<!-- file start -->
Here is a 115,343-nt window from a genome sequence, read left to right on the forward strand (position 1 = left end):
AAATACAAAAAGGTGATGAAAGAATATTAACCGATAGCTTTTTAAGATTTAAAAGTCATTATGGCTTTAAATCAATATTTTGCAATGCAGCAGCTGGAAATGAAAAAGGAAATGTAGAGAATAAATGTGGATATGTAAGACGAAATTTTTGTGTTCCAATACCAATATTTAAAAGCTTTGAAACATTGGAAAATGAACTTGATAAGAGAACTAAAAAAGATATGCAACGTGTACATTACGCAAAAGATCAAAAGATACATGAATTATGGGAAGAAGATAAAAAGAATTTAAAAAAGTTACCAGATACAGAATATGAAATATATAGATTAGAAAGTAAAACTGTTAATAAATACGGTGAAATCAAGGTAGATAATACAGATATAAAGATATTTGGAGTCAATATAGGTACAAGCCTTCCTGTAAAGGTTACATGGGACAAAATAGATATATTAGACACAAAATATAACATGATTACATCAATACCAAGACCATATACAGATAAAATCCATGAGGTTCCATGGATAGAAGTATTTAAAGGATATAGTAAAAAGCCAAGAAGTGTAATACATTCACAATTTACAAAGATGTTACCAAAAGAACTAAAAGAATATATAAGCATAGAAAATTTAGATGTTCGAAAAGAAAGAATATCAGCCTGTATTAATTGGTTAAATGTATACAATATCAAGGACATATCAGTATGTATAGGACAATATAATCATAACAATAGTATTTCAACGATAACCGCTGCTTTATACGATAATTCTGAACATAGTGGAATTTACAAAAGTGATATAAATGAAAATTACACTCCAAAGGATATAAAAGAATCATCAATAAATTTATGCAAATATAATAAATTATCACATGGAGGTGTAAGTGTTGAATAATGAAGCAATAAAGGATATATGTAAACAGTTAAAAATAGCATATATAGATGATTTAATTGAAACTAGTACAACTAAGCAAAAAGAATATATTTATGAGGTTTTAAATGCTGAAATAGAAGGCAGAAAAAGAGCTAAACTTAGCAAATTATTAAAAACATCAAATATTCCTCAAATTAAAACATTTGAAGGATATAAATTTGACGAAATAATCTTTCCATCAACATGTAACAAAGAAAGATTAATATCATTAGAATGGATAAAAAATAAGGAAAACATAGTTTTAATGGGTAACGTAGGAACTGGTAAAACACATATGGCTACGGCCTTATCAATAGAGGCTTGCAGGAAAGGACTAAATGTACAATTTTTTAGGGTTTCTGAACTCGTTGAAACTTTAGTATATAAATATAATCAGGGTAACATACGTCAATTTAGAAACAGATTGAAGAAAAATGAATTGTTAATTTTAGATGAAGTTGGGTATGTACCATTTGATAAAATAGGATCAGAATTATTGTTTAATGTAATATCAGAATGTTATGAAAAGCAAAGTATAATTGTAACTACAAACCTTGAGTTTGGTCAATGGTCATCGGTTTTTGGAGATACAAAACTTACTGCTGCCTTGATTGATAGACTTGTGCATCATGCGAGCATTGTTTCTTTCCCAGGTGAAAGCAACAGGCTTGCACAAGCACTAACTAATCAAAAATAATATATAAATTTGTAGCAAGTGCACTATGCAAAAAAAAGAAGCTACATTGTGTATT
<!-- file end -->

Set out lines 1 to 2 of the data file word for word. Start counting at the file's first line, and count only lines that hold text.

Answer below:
Here is a 115,343-nt window from a genome sequence, read left to right on the forward strand (position 1 = left end):
AAATACAAAAAGGTGATGAAAGAATATTAACCGATAGCTTTTTAAGATTTAAAAGTCATTATGGCTTTAAATCAATATTTTGCAATGCAGCAGCTGGAAATGAAAAAGGAAATGTAGAGAATAAATGTGGATATGTAAGACGAAATTTTTGTGTTCCAATACCAATATTTAAAAGCTTTGAAACATTGGAAAATGAACTTGATAAGAGAACTAAAAAAGATATGCAACGTGTACATTACGCAAAAGATCAAAAGATACATGAATTATGGGAAGAAGATAAAAAGAATTTAAAAAAGTTACCAGATACAGAATATGAAATATATAGATTAGAAAGTAAAACTGTTAATAAATACGGTGAAATCAAGGTAGATAATACAGATATAAAGATATTTGGAGTCAATATAGGTACAAGCCTTCCTGTAAAGGTTACATGGGACAAAATAGATATATTAGACACAAAATATAACATGATTACATCAATACCAAGACCATATACAGATAAAATCCATGAGGTTCCATGGATAGAAGTATTTAAAGGATATAGTAAAAAGCCAAGAAGTGTAATACATTCACAATTTACAAAGATGTTACCAAAAGAACTAAAAGAATATATAAGCATAGAAAATTTAGATGTTCGAAAAGAAAGAATATCAGCCTGTATTAATTGGTTAAATGTATACAATATCAAGGACATATCAGTATGTATAGGACAATATAATCATAACAATAGTATTTCAACGATAACCGCTGCTTTATACGATAATTCTGAACATAGTGGAATTTACAAAAGTGATATAAATGAAAATTACACTCCAAAGGATATAAAAGAATCATCAATAAATTTATGCAAATATAATAAATTATCACATGGAGGTGTAAGTGTTGAATAATGAAGCAATAAAGGATATATGTAAACAGTTAAAAATAGCATATATAGATGATTTAATTGAAACTAGTACAACTAAGCAAAAAGAATATATTTATGAGGTTTTAAATGCTGAAATAGAAGGCAGAAAAAGAGCTAAACTTAGCAAATTATTAAAAACATCAAATATTCCTCAAATTAAAACATTTGAAGGATATAAATTTGACGAAATAATCTTTCCATCAACATGTAACAAAGAAAGATTAATATCATTAGAATGGATAAAAAATAAGGAAAACATAGTTTTAATGGGTAACGTAGGAACTGGTAAAACACATATGGCTACGGCCTTATCAATAGAGGCTTGCAGGAAAGGACTAAATGTACAATTTTTTAGGGTTTCTGAACTCGTTGAAACTTTAGTATATAAATATAATCAGGGTAACATACGTCAATTTAGAAACAGATTGAAGAAAAATGAATTGTTAATTTTAGATGAAGTTGGGTATGTACCATTTGATAAAATAGGATCAGAATTATTGTTTAATGTAATATCAGAATGTTATGAAAAGCAAAGTATAATTGTAACTACAAACCTTGAGTTTGGTCAATGGTCATCGGTTTTTGGAGATACAAAACTTACTGCTGCCTTGATTGATAGACTTGTGCATCATGCGAGCATTGTTTCTTTCCCAGGTGAAAGCAACAGGCTTGCACAAGCACTAACTAATCAAAAATAATATATAAATTTGTAGCAAGTGCACTATGCAAAAAAAAGAAGCTACATTGTGTATT